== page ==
Gotta Get Away: Mark 1:29-39

On leaving the synagogue he entered the house of Simon and Andrew with James and John. Simon’s mother-in-law lay sick with a fever. They immediately told him about her. He approached, grasped her hand, and helped her up. Then the fever left her and she waited on them. When it was evening, after sunset, they brought to him all who were ill or possessed by demons. The whole town was gathered at the door. He cured many who were sick with various diseases, and he drove out many demons, not permitting them to speak because they knew him. Rising very early before dawn, he left and went off to a deserted place, where he prayed. Simon and those who were with him pursued him and on finding him said, “Everyone is looking for you.” He told them, “Let us go on to the nearby villages that I may preach there also. For this purpose have I come.” So he went into their synagogues, preaching and driving out demons throughout the whole of Galilee.

As I pondered and prayed about what we could look at specifically in this section of scripture, I became overwhelmed with the options. We could talk about Jesus’ healing of Simon’s mother-in-law, and her service to Jesus and the others. What about the many healing’s of the townspeople and the exorcisms? But, no. I was led by the Spirit to delve into the richness of a sentence that seems to fade into the background as Jesus’ healing power and authority over demons are displayed.

Rising very early before dawn, he left and went off to a deserted place, where he prayed.

Isn’t this sentence so easily overlooked? Yet, it’s meaning is profoundly important for us today.

First, what strikes me, is that Jesus didn’t just want quiet; he wanted complete quiet! It wasn’t enough for him to be alone, praying in the house he was in or even outside on the back porch, or in the farthest point in the yard. He went to a deserted place where there would be no chance for interruption while in communion with his Father. WOW. If only I could commit myself to spending that kind of time with God. How much better a person (husband, father, employee) I would be.

Secondly, I see Jesus went on pursuit. He didn’t “stay” he left and went off. This example, given by our Lord himself, really sheds more light on other statements found in Sacred Scripture, such as I Ch. 28:9 which states: If you seek him, he will let himself be found by you; but if you abandon him, he will cast you off forever. David tells this to his son, Solomon as he prepares to build the Temple. Jesus, in his sermon on the mount, used similar words, seek and you shall find. Also in the book of Hebrews  we see we are rewarded for seeking God: But without faith it is impossible to please him, for anyone who approaches God must believe that he exists and that he rewards those who seek him. (11:6).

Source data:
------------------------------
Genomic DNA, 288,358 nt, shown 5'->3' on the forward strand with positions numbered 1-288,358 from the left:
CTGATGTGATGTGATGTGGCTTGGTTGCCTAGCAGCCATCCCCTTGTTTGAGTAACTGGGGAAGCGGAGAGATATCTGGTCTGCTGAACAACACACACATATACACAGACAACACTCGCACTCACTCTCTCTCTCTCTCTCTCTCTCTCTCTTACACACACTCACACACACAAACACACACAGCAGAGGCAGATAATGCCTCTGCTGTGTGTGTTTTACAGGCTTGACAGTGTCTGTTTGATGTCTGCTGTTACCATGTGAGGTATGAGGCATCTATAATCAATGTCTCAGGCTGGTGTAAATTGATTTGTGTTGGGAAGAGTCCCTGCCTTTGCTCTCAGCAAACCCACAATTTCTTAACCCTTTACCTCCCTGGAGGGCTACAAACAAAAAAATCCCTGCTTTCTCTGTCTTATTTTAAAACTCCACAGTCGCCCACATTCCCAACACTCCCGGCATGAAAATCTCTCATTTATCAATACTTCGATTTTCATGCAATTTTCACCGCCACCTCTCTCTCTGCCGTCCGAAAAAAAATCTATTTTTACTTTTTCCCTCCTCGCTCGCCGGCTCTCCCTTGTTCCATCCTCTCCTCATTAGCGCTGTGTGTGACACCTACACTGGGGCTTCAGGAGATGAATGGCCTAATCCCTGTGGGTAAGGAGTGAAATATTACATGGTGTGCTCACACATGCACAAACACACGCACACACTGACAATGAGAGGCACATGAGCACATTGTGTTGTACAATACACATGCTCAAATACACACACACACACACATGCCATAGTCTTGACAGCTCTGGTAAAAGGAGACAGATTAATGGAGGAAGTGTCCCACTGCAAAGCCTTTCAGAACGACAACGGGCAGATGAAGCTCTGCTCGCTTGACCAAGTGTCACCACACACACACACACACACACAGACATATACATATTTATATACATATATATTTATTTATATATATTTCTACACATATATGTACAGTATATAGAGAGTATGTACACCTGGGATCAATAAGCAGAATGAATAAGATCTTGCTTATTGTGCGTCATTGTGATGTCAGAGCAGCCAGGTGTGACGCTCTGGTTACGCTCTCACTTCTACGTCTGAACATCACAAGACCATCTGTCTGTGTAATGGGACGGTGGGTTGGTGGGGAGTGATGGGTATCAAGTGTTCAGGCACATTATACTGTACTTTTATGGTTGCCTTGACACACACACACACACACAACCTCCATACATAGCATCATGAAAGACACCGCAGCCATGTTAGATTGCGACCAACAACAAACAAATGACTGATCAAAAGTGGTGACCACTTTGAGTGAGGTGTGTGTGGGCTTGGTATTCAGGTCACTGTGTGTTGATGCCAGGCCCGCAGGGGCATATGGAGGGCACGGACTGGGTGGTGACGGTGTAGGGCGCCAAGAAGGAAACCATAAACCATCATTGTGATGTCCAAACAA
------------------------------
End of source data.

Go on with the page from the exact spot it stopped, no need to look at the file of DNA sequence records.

The Catechism of the Catholic Church clearly teaches us the importance of prayer in the life of a disciple. In paragraph 2725 we learn that not only is prayer a gift of grace, but a determined response on our part.

Prayer is both a gift of grace and a determined response on our part. It always presupposes effort. The great figures of prayer of the Old Covenant before Christ, as well as the Mother of God, the saints, and he himself, all teach us this: prayer is a battle. Against whom? Against ourselves and against the wiles of the tempter who does all he can to turn man away from prayer, away from union with God. We pray as we live, because we live as we pray. If we do not want to act habitually according to the Spirit of Christ, neither can we pray habitually in his name. The “spiritual battle” of the Christian’s new life is inseparable from the battle of prayer.

We certainly see Jesus living this out; in this section of scripture we’ve looked at as well as at other times in his life.

So, this week, let us determine a more serious attitude toward prayer. But let us move slowly, lest we over whelm ourselves and become discouraged if we can’t “live up to” our newly set goal.

  1. Find an “out of the way” place to pray.
  2. Do you pray ten minutes a day? Try going fifteen to twenty minutes.

There are plenty of things going on in our lives and certainly our country and world that need serious prayer, so we should never run out of topics. Maybe if we can increase our prayer time, and be more determined in our attitude toward our Heavenly Father, we can indeed act habitually according to the Spirit of Christ. In other words, if we truly live out our faith, maybe things not just in our own lives but also in our culture, will change.



2 Responses

  1. I think you meant quiet when you wrote…
    “First, what strikes me, is that Jesus didn’t just want quite; he wanted complete quite!”
    Don’t get me wrong, your blog has been very important and useful to me. So, i thank you!

  2. Thank you pola, for pointing this out to me. I am glad you have found this site useful.

    Blessings to you and yours.

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